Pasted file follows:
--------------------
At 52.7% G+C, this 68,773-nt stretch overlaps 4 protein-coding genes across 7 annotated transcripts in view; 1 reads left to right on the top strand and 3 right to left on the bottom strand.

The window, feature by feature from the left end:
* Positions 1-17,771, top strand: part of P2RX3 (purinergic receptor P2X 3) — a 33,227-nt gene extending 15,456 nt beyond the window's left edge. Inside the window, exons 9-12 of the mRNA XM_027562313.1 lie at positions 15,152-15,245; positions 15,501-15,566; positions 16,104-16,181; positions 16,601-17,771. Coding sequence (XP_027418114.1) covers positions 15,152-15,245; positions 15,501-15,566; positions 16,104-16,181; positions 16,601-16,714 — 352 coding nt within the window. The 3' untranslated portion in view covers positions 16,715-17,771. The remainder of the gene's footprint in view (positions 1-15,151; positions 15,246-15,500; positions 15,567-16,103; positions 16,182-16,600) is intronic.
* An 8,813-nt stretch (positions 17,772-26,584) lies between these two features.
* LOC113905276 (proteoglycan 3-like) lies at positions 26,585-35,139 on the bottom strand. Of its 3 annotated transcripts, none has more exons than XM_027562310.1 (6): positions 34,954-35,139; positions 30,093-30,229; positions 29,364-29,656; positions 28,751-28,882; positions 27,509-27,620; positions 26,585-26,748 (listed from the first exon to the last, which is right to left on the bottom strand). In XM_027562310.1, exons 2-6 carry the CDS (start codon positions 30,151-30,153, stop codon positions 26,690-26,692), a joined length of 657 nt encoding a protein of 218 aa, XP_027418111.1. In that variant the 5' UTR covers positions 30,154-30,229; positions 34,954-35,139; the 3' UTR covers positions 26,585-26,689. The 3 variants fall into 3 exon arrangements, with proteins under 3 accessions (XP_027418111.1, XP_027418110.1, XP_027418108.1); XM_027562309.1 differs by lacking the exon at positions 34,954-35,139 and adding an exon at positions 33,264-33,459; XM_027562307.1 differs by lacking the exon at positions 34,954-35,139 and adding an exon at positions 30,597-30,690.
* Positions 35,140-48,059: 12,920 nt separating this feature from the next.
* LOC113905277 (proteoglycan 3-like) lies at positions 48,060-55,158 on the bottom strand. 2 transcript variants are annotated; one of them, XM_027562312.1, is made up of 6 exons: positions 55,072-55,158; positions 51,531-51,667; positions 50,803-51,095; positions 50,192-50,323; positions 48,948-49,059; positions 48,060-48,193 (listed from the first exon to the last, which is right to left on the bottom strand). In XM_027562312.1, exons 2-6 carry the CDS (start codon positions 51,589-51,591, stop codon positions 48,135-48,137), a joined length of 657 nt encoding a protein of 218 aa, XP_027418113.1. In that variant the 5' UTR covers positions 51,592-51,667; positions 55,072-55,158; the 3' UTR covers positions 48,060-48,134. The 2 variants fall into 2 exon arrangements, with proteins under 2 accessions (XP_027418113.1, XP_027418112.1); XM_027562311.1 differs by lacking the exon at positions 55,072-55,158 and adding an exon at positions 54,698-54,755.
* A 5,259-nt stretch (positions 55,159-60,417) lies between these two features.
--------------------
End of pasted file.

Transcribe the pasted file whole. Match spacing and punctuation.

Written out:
At 52.7% G+C, this 68,773-nt stretch overlaps 4 protein-coding genes across 7 annotated transcripts in view; 1 reads left to right on the top strand and 3 right to left on the bottom strand.

The window, feature by feature from the left end:
* Positions 1-17,771, top strand: part of P2RX3 (purinergic receptor P2X 3) — a 33,227-nt gene extending 15,456 nt beyond the window's left edge. Inside the window, exons 9-12 of the mRNA XM_027562313.1 lie at positions 15,152-15,245; positions 15,501-15,566; positions 16,104-16,181; positions 16,601-17,771. Coding sequence (XP_027418114.1) covers positions 15,152-15,245; positions 15,501-15,566; positions 16,104-16,181; positions 16,601-16,714 — 352 coding nt within the window. The 3' untranslated portion in view covers positions 16,715-17,771. The remainder of the gene's footprint in view (positions 1-15,151; positions 15,246-15,500; positions 15,567-16,103; positions 16,182-16,600) is intronic.
* An 8,813-nt stretch (positions 17,772-26,584) lies between these two features.
* LOC113905276 (proteoglycan 3-like) lies at positions 26,585-35,139 on the bottom strand. Of its 3 annotated transcripts, none has more exons than XM_027562310.1 (6): positions 34,954-35,139; positions 30,093-30,229; positions 29,364-29,656; positions 28,751-28,882; positions 27,509-27,620; positions 26,585-26,748 (listed from the first exon to the last, which is right to left on the bottom strand). In XM_027562310.1, exons 2-6 carry the CDS (start codon positions 30,151-30,153, stop codon positions 26,690-26,692), a joined length of 657 nt encoding a protein of 218 aa, XP_027418111.1. In that variant the 5' UTR covers positions 30,154-30,229; positions 34,954-35,139; the 3' UTR covers positions 26,585-26,689. The 3 variants fall into 3 exon arrangements, with proteins under 3 accessions (XP_027418111.1, XP_027418110.1, XP_027418108.1); XM_027562309.1 differs by lacking the exon at positions 34,954-35,139 and adding an exon at positions 33,264-33,459; XM_027562307.1 differs by lacking the exon at positions 34,954-35,139 and adding an exon at positions 30,597-30,690.
* Positions 35,140-48,059: 12,920 nt separating this feature from the next.
* LOC113905277 (proteoglycan 3-like) lies at positions 48,060-55,158 on the bottom strand. 2 transcript variants are annotated; one of them, XM_027562312.1, is made up of 6 exons: positions 55,072-55,158; positions 51,531-51,667; positions 50,803-51,095; positions 50,192-50,323; positions 48,948-49,059; positions 48,060-48,193 (listed from the first exon to the last, which is right to left on the bottom strand). In XM_027562312.1, exons 2-6 carry the CDS (start codon positions 51,589-51,591, stop codon positions 48,135-48,137), a joined length of 657 nt encoding a protein of 218 aa, XP_027418113.1. In that variant the 5' UTR covers positions 51,592-51,667; positions 55,072-55,158; the 3' UTR covers positions 48,060-48,134. The 2 variants fall into 2 exon arrangements, with proteins under 2 accessions (XP_027418113.1, XP_027418112.1); XM_027562311.1 differs by lacking the exon at positions 55,072-55,158 and adding an exon at positions 54,698-54,755.
* A 5,259-nt stretch (positions 55,159-60,417) lies between these two features.